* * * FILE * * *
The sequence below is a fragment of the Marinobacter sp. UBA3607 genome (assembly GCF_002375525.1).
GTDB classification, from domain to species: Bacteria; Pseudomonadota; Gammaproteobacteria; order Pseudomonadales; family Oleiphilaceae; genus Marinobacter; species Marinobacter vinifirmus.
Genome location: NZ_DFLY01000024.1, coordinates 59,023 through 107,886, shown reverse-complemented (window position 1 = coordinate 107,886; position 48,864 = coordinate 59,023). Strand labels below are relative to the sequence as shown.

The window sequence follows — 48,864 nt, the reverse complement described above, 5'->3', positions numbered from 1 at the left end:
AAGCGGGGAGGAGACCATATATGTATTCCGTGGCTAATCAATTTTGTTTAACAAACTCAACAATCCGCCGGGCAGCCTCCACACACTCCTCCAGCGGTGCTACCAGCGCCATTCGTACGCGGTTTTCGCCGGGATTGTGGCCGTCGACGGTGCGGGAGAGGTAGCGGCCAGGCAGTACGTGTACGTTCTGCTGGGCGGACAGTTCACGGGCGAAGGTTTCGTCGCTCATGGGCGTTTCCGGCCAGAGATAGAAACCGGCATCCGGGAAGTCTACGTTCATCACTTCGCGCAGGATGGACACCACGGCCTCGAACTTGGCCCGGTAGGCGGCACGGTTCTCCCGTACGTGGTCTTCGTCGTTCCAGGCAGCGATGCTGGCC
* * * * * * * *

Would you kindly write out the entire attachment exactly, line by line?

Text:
The sequence below is a fragment of the Marinobacter sp. UBA3607 genome (assembly GCF_002375525.1).
GTDB classification, from domain to species: Bacteria; Pseudomonadota; Gammaproteobacteria; order Pseudomonadales; family Oleiphilaceae; genus Marinobacter; species Marinobacter vinifirmus.
Genome location: NZ_DFLY01000024.1, coordinates 59,023 through 107,886, shown reverse-complemented (window position 1 = coordinate 107,886; position 48,864 = coordinate 59,023). Strand labels below are relative to the sequence as shown.

The window sequence follows — 48,864 nt, the reverse complement described above, 5'->3', positions numbered from 1 at the left end:
AAGCGGGGAGGAGACCATATATGTATTCCGTGGCTAATCAATTTTGTTTAACAAACTCAACAATCCGCCGGGCAGCCTCCACACACTCCTCCAGCGGTGCTACCAGCGCCATTCGTACGCGGTTTTCGCCGGGATTGTGGCCGTCGACGGTGCGGGAGAGGTAGCGGCCAGGCAGTACGTGTACGTTCTGCTGGGCGGACAGTTCACGGGCGAAGGTTTCGTCGCTCATGGGCGTTTCCGGCCAGAGATAGAAACCGGCATCCGGGAAGTCTACGTTCATCACTTCGCGCAGGATGGACACCACGGCCTCGAACTTGGCCCGGTAGGCGGCACGGTTCTCCCGTACGTGGTCTTCGTCGTTCCAGGCAGCGATGCTGGCC